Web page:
When Microsoft launched Windows 10, it made its stance on DirectX 12 clear: Windows 10 would be the only OS that supported the company’s latest API, period. For years, the company stuck to this stance. Then, earlier this year, Microsoft announced that one game — World of Warcraft — would be allowed to take advantage of the DX12 API while running Windows 7.
The reason for this allowance? Probably China. World of Warcraft has always had a huge Chinese following, and Blizzard’s decision to add DX12 support to WoW was a significant step for both the developer and the API. Now, Microsoft has announced that it’s expanding this program. In a short blog post pointing an array of API documents, Microsoft notes:
We have received warm welcome from the gaming community, and we continued to work with several game studios to further evaluate this work. To better support game developers at larger scales, we are publishing the following resources to allow game developers to run their DirectX 12 games on Windows 7.
The development guidance document for how to move DX12 to Windows 7 actually contains some useful information on how difficult it is to get games running under the older OS and what the differences are between the two. Microsoft states:
We only ported the D3D12 runtime to Windows 7. Therefore, the difference of Graphics Kernel found on Windows 7 still requires some game code changes, mainly around the presentation code path, use of monitored fences, and memory residency management (all of which will be detailed below). Early adopters reported from a few days to two weeks of work to have their D3D12 games up and running on Windows 7, though the actual engineering work required for your game may vary.
There are technical differences between DX12 on Windows 7 and DX12 on Windows 10. DirectML (Direct Machine Learning) is not supported under Windows 7, but all other features implemented in the October 2018 Windows 10 update are supported. There are differences in terms of API usage (D3D12 on Windows 7 uses different Present APIs), and some fence usage patterns are also unsupported.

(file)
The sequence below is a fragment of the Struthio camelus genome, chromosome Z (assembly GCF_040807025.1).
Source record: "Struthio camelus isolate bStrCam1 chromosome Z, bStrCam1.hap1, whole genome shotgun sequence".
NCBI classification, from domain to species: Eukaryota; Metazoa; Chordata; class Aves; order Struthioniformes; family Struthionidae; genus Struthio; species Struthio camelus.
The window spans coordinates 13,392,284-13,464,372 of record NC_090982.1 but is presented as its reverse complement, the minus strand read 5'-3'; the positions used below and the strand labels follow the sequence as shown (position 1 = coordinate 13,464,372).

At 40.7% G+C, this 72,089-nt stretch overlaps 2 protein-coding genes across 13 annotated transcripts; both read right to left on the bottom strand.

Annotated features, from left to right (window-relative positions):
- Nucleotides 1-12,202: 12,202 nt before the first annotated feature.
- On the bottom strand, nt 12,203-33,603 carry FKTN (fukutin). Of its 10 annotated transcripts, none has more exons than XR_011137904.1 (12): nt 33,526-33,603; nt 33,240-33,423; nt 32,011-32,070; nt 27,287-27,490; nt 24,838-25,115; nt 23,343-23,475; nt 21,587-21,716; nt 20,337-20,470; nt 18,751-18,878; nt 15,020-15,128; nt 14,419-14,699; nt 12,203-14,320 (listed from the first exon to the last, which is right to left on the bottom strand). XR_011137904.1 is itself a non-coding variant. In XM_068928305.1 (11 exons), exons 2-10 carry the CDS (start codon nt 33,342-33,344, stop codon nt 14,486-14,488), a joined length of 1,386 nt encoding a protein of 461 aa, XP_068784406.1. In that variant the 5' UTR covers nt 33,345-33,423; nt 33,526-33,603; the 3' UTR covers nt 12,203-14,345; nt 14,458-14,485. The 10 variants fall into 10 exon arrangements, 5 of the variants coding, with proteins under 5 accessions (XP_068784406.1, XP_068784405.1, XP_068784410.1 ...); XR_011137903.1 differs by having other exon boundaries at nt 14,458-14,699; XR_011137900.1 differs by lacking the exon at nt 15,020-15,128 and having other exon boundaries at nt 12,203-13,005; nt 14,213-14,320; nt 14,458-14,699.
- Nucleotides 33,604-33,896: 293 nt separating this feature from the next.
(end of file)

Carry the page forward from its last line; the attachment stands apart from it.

There are, however, some limits to support. Only 64-bit Windows 7 with SP1 installed is supported. There’s no PIX or D3D12 debug layer on Windows 7, no shared surfaces or cross-API interop, no SLI/LDA support, no D3D12 video, and no WARP support. According to Microsoft, “HDR support is orthogonal to D3D12 and requires DXGI/Kernel/DWM functionalities on Windows 10 but not on Windows 7.” This seems to imply that HDR content can work in Windows 7, but it may be on the developer to implement it properly.
Microsoft has published additional resources on the topic, including a NuGet package and a D3D12 code sample that runs on Windows 7 and 10 with the same binary.
Why Make DX12 More Accessible?
This is honestly a little surprising to see. Windows 7 is supposed to be headed for firm retirement in a matter of months. The implication here is that Microsoft is taking this step to cater to gamers that are still using Windows 7, but the Steam Hardware Survey suggests that’s a distinct minority of gamers. Windows 10 has a 71.57 percent market share according to the SHS, while Windows 7 64-bit is pegged at 20.4 percent. What’s interesting here is that the SHS actually tilts much more towards Windows 10 than a generic OS survey.
StatCounter data puts Windows 10 at 58.63 percent of the market as of July, compared with 31.22 percent of Windows 10. This suggests that gamers tend to update their hardware more quickly than the mass market, which makes sense. But from what we’ve read, the Windows 7 gamers may be concentrated in China, where it remains the most popular OS. 49.46 percent of Chinese gamers are using Windows 7, compared with just 41.13 percent of PC gaming occurring under Windows 10. Even if we assume Chinese gamers are more likely to be using Windows 10 — and it’s not clear they are — there’s still a much larger share of users in that nation.
It’s not clear at all how Microsoft is going to deal with that problem as it relates to overall support, but it could be that this is Microsoft’s way of providing a certain degree of backward-compatibility without being willing to do anything equivalent as far as continuing to provide security features. Microsoft wants its customer base — all of it — to be Windows 10. It’s surprising to see the company extending DX12 backward, but we’d be stunned if they granted Windows 7 a stay of reprieve and kept publishing patches for it.
MS could also be hoping to encourage devs to adopt DX12 more widely. Three years after debut, neither DX12 nor Vulkan has done much to revolutionize APIs or gaming. Developers do use the APIs, but we’ve seen comparatively little use of them to pull off anything unique. The need to support older hardware and a wide range of users, plus the fact that these APIs require developers to be more familiar with the underlying hardware, seems to be a drag on their overall usage.